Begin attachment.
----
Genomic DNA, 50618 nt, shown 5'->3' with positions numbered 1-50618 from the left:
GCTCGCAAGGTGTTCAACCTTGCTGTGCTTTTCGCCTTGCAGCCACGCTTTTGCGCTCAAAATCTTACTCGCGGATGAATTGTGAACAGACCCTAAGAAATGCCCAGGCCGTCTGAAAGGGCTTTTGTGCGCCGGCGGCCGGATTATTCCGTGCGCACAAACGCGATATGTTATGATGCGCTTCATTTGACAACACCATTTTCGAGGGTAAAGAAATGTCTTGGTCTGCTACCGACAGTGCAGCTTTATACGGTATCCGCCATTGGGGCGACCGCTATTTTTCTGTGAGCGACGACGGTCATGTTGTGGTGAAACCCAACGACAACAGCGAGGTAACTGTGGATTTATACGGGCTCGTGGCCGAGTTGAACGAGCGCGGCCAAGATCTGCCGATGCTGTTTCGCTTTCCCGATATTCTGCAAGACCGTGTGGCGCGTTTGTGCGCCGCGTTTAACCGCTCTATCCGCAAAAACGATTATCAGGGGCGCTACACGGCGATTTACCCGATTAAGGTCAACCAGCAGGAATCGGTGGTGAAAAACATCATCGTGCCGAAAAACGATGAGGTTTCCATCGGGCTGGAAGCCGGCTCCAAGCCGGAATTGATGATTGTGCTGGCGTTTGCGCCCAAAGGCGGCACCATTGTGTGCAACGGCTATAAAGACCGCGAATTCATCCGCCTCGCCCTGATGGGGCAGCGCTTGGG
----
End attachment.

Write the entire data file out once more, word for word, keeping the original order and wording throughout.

Genomic DNA, 50618 nt, shown 5'->3' with positions numbered 1-50618 from the left:
GCTCGCAAGGTGTTCAACCTTGCTGTGCTTTTCGCCTTGCAGCCACGCTTTTGCGCTCAAAATCTTACTCGCGGATGAATTGTGAACAGACCCTAAGAAATGCCCAGGCCGTCTGAAAGGGCTTTTGTGCGCCGGCGGCCGGATTATTCCGTGCGCACAAACGCGATATGTTATGATGCGCTTCATTTGACAACACCATTTTCGAGGGTAAAGAAATGTCTTGGTCTGCTACCGACAGTGCAGCTTTATACGGTATCCGCCATTGGGGCGACCGCTATTTTTCTGTGAGCGACGACGGTCATGTTGTGGTGAAACCCAACGACAACAGCGAGGTAACTGTGGATTTATACGGGCTCGTGGCCGAGTTGAACGAGCGCGGCCAAGATCTGCCGATGCTGTTTCGCTTTCCCGATATTCTGCAAGACCGTGTGGCGCGTTTGTGCGCCGCGTTTAACCGCTCTATCCGCAAAAACGATTATCAGGGGCGCTACACGGCGATTTACCCGATTAAGGTCAACCAGCAGGAATCGGTGGTGAAAAACATCATCGTGCCGAAAAACGATGAGGTTTCCATCGGGCTGGAAGCCGGCTCCAAGCCGGAATTGATGATTGTGCTGGCGTTTGCGCCCAAAGGCGGCACCATTGTGTGCAACGGCTATAAAGACCGCGAATTCATCCGCCTCGCCCTGATGGGGCAGCGCTTGGG